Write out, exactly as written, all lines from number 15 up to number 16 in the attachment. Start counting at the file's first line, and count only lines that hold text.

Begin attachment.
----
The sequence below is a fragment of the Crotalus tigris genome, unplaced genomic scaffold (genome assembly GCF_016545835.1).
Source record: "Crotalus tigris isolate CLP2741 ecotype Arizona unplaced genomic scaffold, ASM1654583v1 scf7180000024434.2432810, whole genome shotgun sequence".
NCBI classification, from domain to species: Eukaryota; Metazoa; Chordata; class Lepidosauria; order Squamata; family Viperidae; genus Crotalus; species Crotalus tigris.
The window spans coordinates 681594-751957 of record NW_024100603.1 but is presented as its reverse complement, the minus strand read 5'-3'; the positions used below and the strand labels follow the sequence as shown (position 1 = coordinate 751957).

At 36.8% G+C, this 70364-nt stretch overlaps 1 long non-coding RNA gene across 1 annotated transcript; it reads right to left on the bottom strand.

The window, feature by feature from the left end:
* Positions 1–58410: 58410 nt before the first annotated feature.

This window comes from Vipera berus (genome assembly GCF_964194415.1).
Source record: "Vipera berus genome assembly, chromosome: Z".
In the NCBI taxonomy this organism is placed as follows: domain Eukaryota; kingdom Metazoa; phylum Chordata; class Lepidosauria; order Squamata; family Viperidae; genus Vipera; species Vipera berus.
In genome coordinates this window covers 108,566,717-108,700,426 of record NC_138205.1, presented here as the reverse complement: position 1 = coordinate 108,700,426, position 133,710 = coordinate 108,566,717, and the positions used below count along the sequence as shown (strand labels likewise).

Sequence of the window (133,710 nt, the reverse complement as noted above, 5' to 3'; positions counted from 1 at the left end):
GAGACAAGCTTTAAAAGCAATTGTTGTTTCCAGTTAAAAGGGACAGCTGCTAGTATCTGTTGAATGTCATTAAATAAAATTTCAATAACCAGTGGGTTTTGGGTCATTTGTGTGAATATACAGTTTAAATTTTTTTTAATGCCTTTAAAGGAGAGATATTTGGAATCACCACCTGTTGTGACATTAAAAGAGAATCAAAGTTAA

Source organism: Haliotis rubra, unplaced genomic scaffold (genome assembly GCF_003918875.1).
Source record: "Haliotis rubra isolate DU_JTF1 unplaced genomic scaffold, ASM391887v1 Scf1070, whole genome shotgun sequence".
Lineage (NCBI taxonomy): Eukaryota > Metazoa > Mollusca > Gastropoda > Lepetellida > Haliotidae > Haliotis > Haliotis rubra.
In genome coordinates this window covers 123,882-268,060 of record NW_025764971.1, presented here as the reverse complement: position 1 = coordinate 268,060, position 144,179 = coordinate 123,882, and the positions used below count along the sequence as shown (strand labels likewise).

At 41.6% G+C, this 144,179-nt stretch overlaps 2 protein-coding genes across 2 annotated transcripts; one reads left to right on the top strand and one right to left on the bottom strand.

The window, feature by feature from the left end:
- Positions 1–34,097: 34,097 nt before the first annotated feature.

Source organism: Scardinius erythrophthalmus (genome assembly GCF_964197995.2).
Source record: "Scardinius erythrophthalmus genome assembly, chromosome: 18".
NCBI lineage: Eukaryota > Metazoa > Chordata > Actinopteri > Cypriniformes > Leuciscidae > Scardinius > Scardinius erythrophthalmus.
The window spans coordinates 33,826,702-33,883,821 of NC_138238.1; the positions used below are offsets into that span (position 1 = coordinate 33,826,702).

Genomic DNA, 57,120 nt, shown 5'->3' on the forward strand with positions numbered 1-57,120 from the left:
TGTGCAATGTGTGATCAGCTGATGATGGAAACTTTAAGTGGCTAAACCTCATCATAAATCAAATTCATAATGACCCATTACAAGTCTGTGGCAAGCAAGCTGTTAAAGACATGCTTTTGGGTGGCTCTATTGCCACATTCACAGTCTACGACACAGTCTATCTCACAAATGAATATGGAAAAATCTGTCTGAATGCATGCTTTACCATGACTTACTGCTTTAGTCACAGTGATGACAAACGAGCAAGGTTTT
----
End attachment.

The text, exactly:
Source record: "Haliotis rubra isolate DU_JTF1 unplaced genomic scaffold, ASM391887v1 Scf1070, whole genome shotgun sequence".
Lineage (NCBI taxonomy): Eukaryota > Metazoa > Mollusca > Gastropoda > Lepetellida > Haliotidae > Haliotis > Haliotis rubra.